The state defends the award on the grounds that Shah Rukh Khan has done much to promote tourism, that he is an international icon that will bring greater recognition to Malacca. Some opposition leaders and others say that there are much more deserving local talents that should be recognized. Dr. Mahathir said he was ashamed that the award is being questioned.
I find it strange because there has been so little controversy over our much abused system of honours and awards until now. The federal government together with all thirteen states issue honours and awards each year. Together, literally thousands are honoured annually.
Many have done little or nothing to deserve it. It is widely believed that some of these honours are bought and paid for. The ugly fact is that the whole system has gotten out of control and reeks of abuse and cronyism. We all joke that if you throw a stone anywhere, you are bound to hit a datuk. Or stand in a shopping mall and shout “datuk” and dozens of people will turn around to see who called them.
The honours system was originally designed to honour and award citizens who have made outstanding contributions to the state and to the nation. It was meant to express appreciation for, and recognition of, such people as well as to inspire and encourage others to public service. We have fallen far short of this goal; what we have is a mockery.
Today, the states fall over each other to award honours to politicians and businessmen. Collecting titles is now part of the game that Malaysia’s elites play, alongside collecting club memberships and fancy cars. If some of these politicians in particular listed all the titles they have on their business card, they would need to have little booklets for business cards. It all rather absurd.
It is time that the whole system is revamped. In many countries, an independent advisory committee makes recommendations to the head of state, taking into account nominations sent in by the public. The process is non-political and based on clear criterion. It’s not perfect but it helps ensure that only the truly deserving are recognized and rewarded. Awards and honours then become highly regarded and a true measure of one’s contribution to society and country, not an indication of the depth of one’s pocket or the extent of one’s influence.
We should have a similar system at both the federal and state levels.
For a start, no politician should be given any honours. They serve the people and that privilege should be reward enough. Likewise with much of the business elite. They have already received their reward in the contracts and other deals which have prospered them. And civil servants too should not qualify simply by virtue of their positions or grade. Lets keep the awards and honours for those who really do make a contribution to society and leave Malaysia a better place than they found it.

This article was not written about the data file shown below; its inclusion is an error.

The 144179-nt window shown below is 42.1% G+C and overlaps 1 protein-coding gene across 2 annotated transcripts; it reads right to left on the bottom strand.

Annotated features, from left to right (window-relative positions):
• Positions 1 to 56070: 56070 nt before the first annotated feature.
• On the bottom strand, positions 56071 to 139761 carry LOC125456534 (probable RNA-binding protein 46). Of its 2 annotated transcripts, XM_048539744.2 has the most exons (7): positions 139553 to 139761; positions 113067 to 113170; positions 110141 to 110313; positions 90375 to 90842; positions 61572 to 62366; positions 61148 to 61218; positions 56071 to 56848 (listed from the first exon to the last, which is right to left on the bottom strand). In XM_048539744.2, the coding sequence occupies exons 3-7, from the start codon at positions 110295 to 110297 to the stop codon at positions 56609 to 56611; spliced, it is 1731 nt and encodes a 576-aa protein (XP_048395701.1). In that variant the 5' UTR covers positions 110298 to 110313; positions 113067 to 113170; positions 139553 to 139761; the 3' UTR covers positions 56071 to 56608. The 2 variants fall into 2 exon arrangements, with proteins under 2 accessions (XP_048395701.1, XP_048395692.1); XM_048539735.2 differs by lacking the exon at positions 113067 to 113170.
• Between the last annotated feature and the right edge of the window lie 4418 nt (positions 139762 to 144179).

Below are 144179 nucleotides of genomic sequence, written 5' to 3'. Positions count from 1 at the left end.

And one other thing. Let’s make sure that all Malaysians are recognized. It is so demoralizing when one sees the awards list heavily tilted in favour of only one ethnic community. Recognizing the contributions of people irrespective of their ethnic background promotes national unity and patriotism. After all, all of Malaysia’s ethnic communities have contributed to the development of Malaysia.
I hope the new opposition-led state governments will show the way and come up with a fair and transparent way of recognizing the contributions of the people. They now have a unique opportunity of demonstrating that they are different in every way from their predecessors by ending the culture of patronage that has so undermined the honours system in our country. Malaysians voted for change when they elected them to office; hopefully it will not be business as usual for them.
As for Shah Rukh Khan, let him keep his Malacca award. Anyone who thinks that an award from Malacca is worth anything these days should not be denied one. Besides, he is probably far more deserving and will certainly do more for Malacca by his presence than most of the others on the list.